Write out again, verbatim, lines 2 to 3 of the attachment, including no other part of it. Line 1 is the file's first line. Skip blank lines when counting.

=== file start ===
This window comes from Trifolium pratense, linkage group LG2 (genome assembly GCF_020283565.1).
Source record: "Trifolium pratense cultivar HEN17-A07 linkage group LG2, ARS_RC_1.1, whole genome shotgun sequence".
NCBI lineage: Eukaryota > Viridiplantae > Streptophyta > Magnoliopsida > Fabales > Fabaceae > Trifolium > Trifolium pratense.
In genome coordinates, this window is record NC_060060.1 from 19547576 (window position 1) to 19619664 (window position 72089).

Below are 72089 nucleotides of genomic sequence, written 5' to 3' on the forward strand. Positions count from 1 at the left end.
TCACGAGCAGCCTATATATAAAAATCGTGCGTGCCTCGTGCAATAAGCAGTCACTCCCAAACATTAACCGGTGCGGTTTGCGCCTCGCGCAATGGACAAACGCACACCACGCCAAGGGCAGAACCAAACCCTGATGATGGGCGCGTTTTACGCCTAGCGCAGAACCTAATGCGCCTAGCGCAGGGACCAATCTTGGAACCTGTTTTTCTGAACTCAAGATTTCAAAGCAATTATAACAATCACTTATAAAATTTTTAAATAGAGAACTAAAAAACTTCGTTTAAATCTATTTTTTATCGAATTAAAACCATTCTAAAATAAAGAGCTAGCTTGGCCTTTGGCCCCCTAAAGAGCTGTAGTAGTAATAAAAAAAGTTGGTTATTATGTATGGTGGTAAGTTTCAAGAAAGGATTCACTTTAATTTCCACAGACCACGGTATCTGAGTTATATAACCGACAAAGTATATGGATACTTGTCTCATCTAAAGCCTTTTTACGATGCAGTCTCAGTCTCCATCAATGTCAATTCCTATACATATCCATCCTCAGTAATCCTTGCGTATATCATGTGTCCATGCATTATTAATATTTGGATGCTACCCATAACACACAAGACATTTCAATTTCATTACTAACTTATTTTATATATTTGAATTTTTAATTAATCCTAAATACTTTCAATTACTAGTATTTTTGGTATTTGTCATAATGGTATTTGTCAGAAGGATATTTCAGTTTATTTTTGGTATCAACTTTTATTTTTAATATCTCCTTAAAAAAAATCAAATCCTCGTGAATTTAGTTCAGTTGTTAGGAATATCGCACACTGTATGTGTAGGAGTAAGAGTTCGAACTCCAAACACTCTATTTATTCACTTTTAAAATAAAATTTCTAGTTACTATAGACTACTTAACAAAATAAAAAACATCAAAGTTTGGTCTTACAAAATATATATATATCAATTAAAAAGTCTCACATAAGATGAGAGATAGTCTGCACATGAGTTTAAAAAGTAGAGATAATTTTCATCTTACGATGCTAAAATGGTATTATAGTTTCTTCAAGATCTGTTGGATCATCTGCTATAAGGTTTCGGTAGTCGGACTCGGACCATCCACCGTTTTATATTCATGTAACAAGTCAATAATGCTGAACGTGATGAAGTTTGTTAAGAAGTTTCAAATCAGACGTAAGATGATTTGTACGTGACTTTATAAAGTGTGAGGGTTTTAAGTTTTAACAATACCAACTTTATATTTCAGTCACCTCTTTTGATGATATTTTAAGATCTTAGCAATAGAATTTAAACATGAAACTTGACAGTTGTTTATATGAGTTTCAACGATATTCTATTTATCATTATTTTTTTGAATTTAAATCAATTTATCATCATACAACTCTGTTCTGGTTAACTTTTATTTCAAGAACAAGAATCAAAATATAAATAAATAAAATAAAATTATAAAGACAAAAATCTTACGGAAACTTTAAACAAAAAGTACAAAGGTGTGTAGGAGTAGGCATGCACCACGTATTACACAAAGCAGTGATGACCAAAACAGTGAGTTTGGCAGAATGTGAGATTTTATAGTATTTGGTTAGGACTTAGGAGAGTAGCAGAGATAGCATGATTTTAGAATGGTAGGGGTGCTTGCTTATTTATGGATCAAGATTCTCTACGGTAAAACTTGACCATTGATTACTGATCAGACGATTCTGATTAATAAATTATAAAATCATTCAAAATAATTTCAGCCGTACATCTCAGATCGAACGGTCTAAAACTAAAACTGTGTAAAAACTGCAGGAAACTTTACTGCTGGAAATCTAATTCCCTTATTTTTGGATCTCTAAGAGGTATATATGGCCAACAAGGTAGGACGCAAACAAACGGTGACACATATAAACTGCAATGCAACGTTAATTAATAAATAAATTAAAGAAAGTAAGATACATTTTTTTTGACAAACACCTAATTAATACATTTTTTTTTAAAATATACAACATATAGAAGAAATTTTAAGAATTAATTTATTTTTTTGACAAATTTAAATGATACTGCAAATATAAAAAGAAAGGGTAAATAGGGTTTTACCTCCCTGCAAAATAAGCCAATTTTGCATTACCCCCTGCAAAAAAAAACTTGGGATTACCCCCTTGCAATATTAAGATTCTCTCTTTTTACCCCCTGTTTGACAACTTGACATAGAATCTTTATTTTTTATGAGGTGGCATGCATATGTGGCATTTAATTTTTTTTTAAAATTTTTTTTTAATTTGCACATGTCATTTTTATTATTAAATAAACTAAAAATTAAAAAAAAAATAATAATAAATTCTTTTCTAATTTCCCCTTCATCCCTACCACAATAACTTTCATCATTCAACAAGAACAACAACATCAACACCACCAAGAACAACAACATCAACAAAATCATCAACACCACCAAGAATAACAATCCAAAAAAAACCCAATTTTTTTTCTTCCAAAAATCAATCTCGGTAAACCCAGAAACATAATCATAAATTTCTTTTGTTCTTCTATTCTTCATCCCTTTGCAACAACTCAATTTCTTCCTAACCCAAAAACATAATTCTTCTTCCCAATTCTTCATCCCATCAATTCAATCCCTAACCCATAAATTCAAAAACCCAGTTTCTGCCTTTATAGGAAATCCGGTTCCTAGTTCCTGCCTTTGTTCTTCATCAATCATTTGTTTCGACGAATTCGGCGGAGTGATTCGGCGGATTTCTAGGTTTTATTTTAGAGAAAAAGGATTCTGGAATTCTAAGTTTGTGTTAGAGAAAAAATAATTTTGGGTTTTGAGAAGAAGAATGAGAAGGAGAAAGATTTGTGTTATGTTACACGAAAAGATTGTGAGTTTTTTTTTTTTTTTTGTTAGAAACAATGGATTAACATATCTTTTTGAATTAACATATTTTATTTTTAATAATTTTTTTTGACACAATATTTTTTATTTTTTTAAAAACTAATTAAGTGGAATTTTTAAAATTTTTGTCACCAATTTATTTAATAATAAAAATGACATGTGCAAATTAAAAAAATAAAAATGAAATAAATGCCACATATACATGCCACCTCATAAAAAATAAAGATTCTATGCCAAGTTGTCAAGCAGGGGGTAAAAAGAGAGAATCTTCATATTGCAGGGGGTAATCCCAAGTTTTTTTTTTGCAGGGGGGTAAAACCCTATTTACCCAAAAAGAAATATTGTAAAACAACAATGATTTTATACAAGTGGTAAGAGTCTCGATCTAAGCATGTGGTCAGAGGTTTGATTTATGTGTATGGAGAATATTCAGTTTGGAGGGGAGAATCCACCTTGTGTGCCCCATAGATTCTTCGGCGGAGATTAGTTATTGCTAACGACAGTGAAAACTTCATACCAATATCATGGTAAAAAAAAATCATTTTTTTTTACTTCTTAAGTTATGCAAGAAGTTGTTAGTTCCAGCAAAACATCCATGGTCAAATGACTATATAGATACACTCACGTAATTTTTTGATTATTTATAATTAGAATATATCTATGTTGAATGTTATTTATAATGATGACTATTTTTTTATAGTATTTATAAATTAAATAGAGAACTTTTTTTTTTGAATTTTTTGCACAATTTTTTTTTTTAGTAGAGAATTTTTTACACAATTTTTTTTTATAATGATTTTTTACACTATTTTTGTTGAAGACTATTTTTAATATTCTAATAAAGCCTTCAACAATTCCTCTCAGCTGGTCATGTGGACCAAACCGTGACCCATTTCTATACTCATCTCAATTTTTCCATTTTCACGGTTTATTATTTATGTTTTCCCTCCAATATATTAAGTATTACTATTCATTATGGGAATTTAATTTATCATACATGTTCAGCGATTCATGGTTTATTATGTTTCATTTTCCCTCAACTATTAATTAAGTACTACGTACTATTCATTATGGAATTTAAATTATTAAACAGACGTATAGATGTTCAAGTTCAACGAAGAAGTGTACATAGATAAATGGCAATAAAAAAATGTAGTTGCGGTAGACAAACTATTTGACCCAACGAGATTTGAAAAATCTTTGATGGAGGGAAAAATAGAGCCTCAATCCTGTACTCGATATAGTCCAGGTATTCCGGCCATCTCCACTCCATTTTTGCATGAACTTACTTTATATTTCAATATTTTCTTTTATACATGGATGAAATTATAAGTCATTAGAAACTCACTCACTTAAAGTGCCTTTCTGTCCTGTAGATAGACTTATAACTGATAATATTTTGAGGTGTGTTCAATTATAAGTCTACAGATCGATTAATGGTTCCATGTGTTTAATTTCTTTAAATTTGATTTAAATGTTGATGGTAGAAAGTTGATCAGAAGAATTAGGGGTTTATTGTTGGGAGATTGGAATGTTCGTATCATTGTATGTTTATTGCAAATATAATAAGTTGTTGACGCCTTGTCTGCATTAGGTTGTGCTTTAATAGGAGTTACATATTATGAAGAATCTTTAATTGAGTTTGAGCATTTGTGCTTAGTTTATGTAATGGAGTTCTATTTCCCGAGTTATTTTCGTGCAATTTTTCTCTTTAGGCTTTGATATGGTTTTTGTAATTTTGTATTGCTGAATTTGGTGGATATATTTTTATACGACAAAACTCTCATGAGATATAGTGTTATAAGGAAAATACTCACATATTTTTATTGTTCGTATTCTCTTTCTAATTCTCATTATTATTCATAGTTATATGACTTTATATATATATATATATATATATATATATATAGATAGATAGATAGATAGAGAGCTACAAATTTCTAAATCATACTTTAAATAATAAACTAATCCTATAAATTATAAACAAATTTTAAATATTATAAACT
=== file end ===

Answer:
Source record: "Trifolium pratense cultivar HEN17-A07 linkage group LG2, ARS_RC_1.1, whole genome shotgun sequence".
NCBI lineage: Eukaryota > Viridiplantae > Streptophyta > Magnoliopsida > Fabales > Fabaceae > Trifolium > Trifolium pratense.